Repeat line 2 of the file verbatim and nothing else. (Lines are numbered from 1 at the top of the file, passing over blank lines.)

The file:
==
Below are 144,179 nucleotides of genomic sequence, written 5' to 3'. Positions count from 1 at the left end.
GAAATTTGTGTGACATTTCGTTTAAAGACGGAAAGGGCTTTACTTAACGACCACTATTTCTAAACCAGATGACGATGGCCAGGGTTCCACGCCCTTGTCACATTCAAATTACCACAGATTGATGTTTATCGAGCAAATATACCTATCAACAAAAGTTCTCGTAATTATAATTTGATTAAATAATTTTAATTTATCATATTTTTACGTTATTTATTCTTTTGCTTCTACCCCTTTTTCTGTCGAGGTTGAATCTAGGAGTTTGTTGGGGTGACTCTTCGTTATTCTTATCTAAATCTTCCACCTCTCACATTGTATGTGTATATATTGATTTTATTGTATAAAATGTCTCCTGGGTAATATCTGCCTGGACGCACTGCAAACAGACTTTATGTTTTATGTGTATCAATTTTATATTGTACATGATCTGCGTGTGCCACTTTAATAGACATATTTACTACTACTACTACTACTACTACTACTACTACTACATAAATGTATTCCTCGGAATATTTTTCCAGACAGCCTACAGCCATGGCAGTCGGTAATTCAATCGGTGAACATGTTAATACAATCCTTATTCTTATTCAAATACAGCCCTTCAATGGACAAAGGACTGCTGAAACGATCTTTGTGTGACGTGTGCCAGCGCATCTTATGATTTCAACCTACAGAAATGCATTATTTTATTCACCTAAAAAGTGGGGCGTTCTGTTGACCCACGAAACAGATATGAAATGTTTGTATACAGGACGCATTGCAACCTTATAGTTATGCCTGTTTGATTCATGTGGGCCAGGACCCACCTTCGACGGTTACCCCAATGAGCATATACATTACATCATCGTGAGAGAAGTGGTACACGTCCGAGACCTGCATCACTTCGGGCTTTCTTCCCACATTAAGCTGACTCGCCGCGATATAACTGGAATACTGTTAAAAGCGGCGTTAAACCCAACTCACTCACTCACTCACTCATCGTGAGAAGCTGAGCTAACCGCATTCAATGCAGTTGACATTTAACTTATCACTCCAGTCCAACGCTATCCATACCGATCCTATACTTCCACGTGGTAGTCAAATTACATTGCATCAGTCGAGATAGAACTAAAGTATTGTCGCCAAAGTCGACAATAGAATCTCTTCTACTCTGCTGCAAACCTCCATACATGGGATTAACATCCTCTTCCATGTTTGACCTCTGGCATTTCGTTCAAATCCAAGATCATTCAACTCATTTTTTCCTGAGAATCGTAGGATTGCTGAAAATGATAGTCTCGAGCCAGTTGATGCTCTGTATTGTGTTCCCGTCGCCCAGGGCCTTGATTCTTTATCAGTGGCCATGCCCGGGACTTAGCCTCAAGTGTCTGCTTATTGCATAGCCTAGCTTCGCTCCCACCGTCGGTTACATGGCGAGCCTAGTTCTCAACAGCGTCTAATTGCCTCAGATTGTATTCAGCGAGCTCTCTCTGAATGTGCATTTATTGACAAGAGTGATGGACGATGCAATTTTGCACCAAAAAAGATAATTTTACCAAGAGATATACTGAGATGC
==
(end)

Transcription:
GAAATTTGTGTGACATTTCGTTTAAAGACGGAAAGGGCTTTACTTAACGACCACTATTTCTAAACCAGATGACGATGGCCAGGGTTCCACGCCCTTGTCACATTCAAATTACCACAGATTGATGTTTATCGAGCAAATATACCTATCAACAAAAGTTCTCGTAATTATAATTTGATTAAATAATTTTAATTTATCATATTTTTACGTTATTTATTCTTTTGCTTCTACCCCTTTTTCTGTCGAGGTTGAATCTAGGAGTTTGTTGGGGTGACTCTTCGTTATTCTTATCTAAATCTTCCACCTCTCACATTGTATGTGTATATATTGATTTTATTGTATAAAATGTCTCCTGGGTAATATCTGCCTGGACGCACTGCAAACAGACTTTATGTTTTATGTGTATCAATTTTATATTGTACATGATCTGCGTGTGCCACTTTAATAGACATATTTACTACTACTACTACTACTACTACTACTACTACTACATAAATGTATTCCTCGGAATATTTTTCCAGACAGCCTACAGCCATGGCAGTCGGTAATTCAATCGGTGAACATGTTAATACAATCCTTATTCTTATTCAAATACAGCCCTTCAATGGACAAAGGACTGCTGAAACGATCTTTGTGTGACGTGTGCCAGCGCATCTTATGATTTCAACCTACAGAAATGCATTATTTTATTCACCTAAAAAGTGGGGCGTTCTGTTGACCCACGAAACAGATATGAAATGTTTGTATACAGGACGCATTGCAACCTTATAGTTATGCCTGTTTGATTCATGTGGGCCAGGACCCACCTTCGACGGTTACCCCAATGAGCATATACATTACATCATCGTGAGAGAAGTGGTACACGTCCGAGACCTGCATCACTTCGGGCTTTCTTCCCACATTAAGCTGACTCGCCGCGATATAACTGGAATACTGTTAAAAGCGGCGTTAAACCCAACTCACTCACTCACTCACTCATCGTGAGAAGCTGAGCTAACCGCATTCAATGCAGTTGACATTTAACTTATCACTCCAGTCCAACGCTATCCATACCGATCCTATACTTCCACGTGGTAGTCAAATTACATTGCATCAGTCGAGATAGAACTAAAGTATTGTCGCCAAAGTCGACAATAGAATCTCTTCTACTCTGCTGCAAACCTCCATACATGGGATTAACATCCTCTTCCATGTTTGACCTCTGGCATTTCGTTCAAATCCAAGATCATTCAACTCATTTTTTCCTGAGAATCGTAGGATTGCTGAAAATGATAGTCTCGAGCCAGTTGATGCTCTGTATTGTGTTCCCGTCGCCCAGGGCCTTGATTCTTTATCAGTGGCCATGCCCGGGACTTAGCCTCAAGTGTCTGCTTATTGCATAGCCTAGCTTCGCTCCCACCGTCGGTTACATGGCGAGCCTAGTTCTCAACAGCGTCTAATTGCCTCAGATTGTATTCAGCGAGCTCTCTCTGAATGTGCATTTATTGACAAGAGTGATGGACGATGCAATTTTGCACCAAAAAAGATAATTTTACCAAGAGATATACTGAGATGC